Autumn is often referred to as the season of plenty, but with all the fresh vegetables in season from March through June, spring is a contender for that title. It’s a great time to take advantage of all the fresh produce the season has to offer, complete with sunny trips to the farmers’ markets and home-cooked meals enjoyed outdoors among the blooming flowers. Here are eight cookbooks that capture the captivating flavors of spring.
Chez Panisse Vegetables, by Alice Waters
The famous eatery west coast eatery Chez Panisse is cited as one of the 10 Restaurants that Changed America. When it opened in Berkeley in 1971, it was a trailblazer of the now common trend of local and seasonal cooking. Chef Alice Waters’ vegetables at Chez Panisse are a thing of legend, and anyone trying to elevate their veggie game should absolutely pick up this book.
The Working Class Foodies Cookbook: 100 Delicious Seasonal and Organic Recipes for Under $8 per Person, by Rebecca Lando
From Working Class Foodies vlogger Rebecca Lando comes a cookbook by the same name and with the same spunky tone and simple recipes. Written with the efficiency millennials are known for, Lando’s book features recipes that are at once seasonal and accessible, organic yet affordable, healthy but delicious. Flip to the salad section and check out the Thirty-Second Tomato Salad, perfect to make in the merry month of May.
The Beekman 1802 Heirloom Vegetable Cookbook: 100 Delicious Heritage Recipes from the Farm and Garden, by Brent Ridge, Josh Kilmer-Purcell, and Sandy Gluck
City mouse goes full on country mouse in this tale of two men who leave the urban jungle for a rural goat farm. Along with tales of their transition, they share 100 fantastic veggie-based recipes for every season. The spring section includes dishes such as Spring Pea Soup, Deep Fried Baby Artichokes, and Radishes with Sorrel Butter, to name a few.
The Italian Vegetable Cookbook: 200 Favorite Recipes for Anitpasti, Soups, Pasta, Main Dishes, and Desserts, by Michele Scicolone
Italian food isn’t all about pizza, pasta, and pepperoni (though those are all amazing). As evidenced in Michele Scicolone’s cookbook, there are hundreds of appetizing Italian recipes that are very veggie. Start the meal with Stuffed Zucchini Flowers and Truffle Parmesan Puffs, then move on to a main course of Risotto with Pears and Gorgonzola. Finish the meal with fruit-based desserts like Plum Crostata or Rustic Fruit Focaccia.
Inspiralized: Turn Vegetables into Healthy, Creative, Satisfying Meals, by Ali Maffucci
Veggies can be delicious, but when you spiralize them they turn into delightful fun as well. This cookbook is so entertaining, readers will literally spiral out of control trying all the recipes. With spaghetti made with zucchini, shoestring fries with jicama, and pho with daikon, every pages is oodles (and noodles) of fun!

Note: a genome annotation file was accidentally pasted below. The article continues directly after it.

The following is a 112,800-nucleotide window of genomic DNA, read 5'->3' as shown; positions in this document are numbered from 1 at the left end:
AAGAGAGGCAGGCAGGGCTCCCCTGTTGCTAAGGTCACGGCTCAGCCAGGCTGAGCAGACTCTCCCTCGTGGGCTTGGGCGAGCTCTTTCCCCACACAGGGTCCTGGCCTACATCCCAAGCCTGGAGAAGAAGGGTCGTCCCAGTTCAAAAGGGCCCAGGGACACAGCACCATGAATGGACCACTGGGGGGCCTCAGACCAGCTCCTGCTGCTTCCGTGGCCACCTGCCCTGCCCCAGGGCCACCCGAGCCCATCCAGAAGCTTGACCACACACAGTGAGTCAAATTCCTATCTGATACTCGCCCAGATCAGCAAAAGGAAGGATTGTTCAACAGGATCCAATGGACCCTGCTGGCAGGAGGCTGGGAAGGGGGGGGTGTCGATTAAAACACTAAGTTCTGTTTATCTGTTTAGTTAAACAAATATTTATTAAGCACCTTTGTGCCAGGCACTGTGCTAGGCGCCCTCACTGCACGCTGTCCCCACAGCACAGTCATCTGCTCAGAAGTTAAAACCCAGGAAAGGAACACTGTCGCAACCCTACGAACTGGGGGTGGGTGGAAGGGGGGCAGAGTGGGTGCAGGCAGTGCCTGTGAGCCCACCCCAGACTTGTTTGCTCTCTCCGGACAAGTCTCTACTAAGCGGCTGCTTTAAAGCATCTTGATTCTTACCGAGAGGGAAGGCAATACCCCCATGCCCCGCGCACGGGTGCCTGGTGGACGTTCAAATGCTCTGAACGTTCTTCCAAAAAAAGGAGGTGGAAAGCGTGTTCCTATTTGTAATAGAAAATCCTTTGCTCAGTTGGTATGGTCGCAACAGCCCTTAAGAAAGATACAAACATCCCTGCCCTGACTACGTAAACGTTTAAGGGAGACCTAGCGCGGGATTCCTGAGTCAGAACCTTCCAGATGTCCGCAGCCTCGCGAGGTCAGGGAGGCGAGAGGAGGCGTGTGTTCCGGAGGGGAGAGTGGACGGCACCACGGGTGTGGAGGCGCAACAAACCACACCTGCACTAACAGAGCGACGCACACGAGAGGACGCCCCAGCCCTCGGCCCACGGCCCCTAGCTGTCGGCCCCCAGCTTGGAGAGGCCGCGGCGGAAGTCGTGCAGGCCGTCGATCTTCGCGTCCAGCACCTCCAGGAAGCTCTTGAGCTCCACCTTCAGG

Plenty: Vibrant Recipes from London’s Ottolenghi, by Yotam Ottolenghi
Many vegetable recipes tend to veer toward side dishes, but that is not the case when it comes to the creations of renowned chef and restaurateur Yotam Ottolenghi. Based off his series The New Vegetarian, created for the Guardian’s magazine, this cookbook features delectable recipes that put vegetables front and center. With recipes for Stuffed Portobello with Melting Taleggio and Caramelized Fennel with Goat Cheese, a vegetarian dinner becomes a true feast of plenty.
Spring, by Skye Gyngell and Andy Sewell
Written by British Vogue food writer and Michelin starred chef and restaurateur Skye Gyngell, this cookbook is a beautiful spread of dishes, images, and words. Gyngell wrote it alongside the opening of her London restaurant (also named Spring). An ode to the season, this is a book for the seasoned cook. It features upscale and intricate recipes, like the divine Guinea Fowl with Farro and Poached Radishes.
Six Seasons: A New Way with Vegetables, by Joshua McFadden and Martha Holmberg
While technically there are four seasons, when it comes to seasonal cooking, Joshua McFadden breaks them down into six in his debut cookbook. This book features both stunning illustrations and pictures, and the recipes taste as good as they look. The book kicks off with a spring filled with artichokes, leeks, and lettuce. McFadden’s first novel is so satisfying, readers will be asking for seconds.